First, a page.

220114_DL_whitefootStock markets are only as healthy as their stocks—well, at least they technically should be. But despite its stellar year in 2013, the S&P 500’s component stocks weren’t supporting the growth with strong revenue and earnings growth.

I might sound like a broken record, but the fact of the matter is that the S&P 500 was fuelled by the Federal Reserve and its $85.0-billion-a-month quantitative easing efforts and artificially low interest rates, and the fact that businesses were streamlining operations and implementing aggressive share repurchase programs.

When it comes to financially engineering quarterly results, companies on the key stock indices logged a record-high for share buyback activity. In fact, in 2013, share buybacks amounted to $460 billion—the highest amount since 2007.

Companies on the S&P 500 embraced cutbacks and share repurchase programs because their earnings were nothing to talk about. Despite a year full of all-time highs, each quarter, a larger percentage of companies on the S&P 500 revised their earnings guidance lower—a seemingly obvious disconnect.

During the first quarter, 78% of S&P 500 companies revised their earnings lower; 81% did so in the second quarter; and a record 83% of firms offered lower earnings guidance in the third quarter. Not to be outdone, the fourth quarter saw 94% revise their guidance lower. (Source: “Record high number and percentage of S&P 500 companies issuing negative EPS guidance for Q4,” FactSet, January 2, 2014.)

In spite of the earnings disappointment, the S&P 500 continues to march illogically higher. The index might have gained 30% in 2013—but did it come at a cost? To keep growing, stocks actually have to start posting legitimate earnings.

Investors will (finally) not be content with the slight-of-hand cost-cutting measures companies have been using to boost earnings. And investors don’t look like they’ll take just solid returns in stride either. They’ll be looking for strong gains to justify the high valuations stocks have been enjoying over the last couple of years.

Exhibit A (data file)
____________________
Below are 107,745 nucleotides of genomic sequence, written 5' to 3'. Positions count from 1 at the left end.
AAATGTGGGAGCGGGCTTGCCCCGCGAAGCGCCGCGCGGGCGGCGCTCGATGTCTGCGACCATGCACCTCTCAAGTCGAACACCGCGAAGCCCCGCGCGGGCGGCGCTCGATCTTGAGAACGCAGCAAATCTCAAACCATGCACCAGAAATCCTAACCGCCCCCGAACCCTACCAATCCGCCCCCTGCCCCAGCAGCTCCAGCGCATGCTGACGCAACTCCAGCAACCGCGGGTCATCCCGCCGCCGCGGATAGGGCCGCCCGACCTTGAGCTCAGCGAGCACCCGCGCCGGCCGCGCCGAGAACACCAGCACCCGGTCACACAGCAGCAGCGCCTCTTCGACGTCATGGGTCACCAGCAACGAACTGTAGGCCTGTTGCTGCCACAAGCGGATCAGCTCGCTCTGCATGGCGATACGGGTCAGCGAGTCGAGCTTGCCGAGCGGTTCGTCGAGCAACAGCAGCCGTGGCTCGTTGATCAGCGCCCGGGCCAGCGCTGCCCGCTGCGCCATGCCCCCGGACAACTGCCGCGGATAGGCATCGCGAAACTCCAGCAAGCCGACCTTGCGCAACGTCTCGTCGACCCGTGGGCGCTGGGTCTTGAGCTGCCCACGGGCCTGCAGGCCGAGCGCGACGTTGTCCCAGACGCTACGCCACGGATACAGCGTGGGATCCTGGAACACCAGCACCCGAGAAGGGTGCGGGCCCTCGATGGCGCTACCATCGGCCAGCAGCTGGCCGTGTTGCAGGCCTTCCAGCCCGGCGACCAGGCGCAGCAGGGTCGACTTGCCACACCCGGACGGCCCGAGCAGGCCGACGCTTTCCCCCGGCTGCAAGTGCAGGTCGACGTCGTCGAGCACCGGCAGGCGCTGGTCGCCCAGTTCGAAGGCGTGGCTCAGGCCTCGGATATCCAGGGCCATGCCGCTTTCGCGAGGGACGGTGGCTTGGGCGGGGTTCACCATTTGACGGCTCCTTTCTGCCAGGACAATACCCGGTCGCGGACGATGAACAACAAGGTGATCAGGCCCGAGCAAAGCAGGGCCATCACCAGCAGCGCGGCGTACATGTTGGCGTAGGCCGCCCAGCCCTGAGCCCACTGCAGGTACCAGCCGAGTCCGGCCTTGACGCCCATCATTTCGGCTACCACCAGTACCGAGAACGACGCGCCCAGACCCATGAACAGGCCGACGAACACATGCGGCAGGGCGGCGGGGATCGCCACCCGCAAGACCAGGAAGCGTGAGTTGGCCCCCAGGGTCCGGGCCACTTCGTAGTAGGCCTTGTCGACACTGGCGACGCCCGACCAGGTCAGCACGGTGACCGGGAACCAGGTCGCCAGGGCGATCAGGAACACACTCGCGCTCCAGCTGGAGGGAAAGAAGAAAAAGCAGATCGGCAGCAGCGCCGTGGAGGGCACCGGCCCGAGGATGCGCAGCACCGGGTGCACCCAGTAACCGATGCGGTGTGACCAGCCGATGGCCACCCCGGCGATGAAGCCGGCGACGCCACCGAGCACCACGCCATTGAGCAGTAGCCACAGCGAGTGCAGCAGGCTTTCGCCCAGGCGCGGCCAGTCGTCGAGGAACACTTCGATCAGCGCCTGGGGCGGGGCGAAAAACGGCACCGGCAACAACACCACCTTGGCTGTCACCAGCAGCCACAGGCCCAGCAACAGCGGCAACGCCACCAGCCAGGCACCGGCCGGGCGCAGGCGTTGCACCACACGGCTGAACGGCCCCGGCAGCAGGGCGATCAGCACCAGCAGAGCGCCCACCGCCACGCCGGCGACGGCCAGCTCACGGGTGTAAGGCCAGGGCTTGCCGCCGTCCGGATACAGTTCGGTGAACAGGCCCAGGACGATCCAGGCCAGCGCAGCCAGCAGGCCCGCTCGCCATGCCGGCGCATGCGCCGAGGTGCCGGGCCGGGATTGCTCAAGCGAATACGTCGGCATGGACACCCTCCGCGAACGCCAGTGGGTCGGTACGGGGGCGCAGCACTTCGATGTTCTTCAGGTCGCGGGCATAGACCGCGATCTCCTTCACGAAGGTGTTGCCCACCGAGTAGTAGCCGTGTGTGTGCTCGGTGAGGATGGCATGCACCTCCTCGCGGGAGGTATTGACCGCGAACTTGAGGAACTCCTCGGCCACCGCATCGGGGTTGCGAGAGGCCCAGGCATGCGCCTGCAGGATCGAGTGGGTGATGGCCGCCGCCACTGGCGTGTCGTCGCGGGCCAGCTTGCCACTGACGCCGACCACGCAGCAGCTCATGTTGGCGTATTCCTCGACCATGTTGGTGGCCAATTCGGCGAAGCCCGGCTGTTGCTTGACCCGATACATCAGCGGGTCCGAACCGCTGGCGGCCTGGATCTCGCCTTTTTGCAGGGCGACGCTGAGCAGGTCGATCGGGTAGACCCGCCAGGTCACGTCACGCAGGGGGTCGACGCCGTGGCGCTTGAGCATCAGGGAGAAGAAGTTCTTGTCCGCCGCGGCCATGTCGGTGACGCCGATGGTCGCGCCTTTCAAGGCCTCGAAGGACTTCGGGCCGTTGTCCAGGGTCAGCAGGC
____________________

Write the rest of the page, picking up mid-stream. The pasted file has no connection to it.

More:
Case in point: shares in General Electric Company (NYSE/GE) sold off last Friday despite the company posting higher-than-expected revenue and strong earnings growth. This means that investors felt the results weren’t amazing enough to justify the company’s current levels.

Where will the markets go this week? It’s time for companies on the S&P 500 to wow investors. More than 60 S&P 500 companies are scheduled to release their results during this holiday-shortened trading week. As the week closes out, we’ll have a better feel as to whether or not the index can justify hovering near its record high.

And that might be a tough task. Not only is the U.S. economy perched precariously but so, too, are the major global economies. China and India have both seen their manufacturing bases weaken. Production in Britain is at the same level as it was in July 2013 and Canada’s December purchasing managers index (PMI) declined to its lowest level in 23 months. These are important indicators to take into consideration—especially when you consider that almost half of the firms that make up the S&P 500 generate revenues from outside the U.S.

Investors who think the S&P 500 is fairly valued might want to add an exchange-traded fund (ETF), such as Vanguard S&P 500 ETF (PSX/VOO) or SPDR S&P 500 (NYSE/SPY), to their portfolio. Those who are bearish on the index may want to consider shorting those same ETFs.

This article Weak Q1 Earnings to Finally Trip Up the Illogical S&P 500 was originally published at Daily Gains Letter

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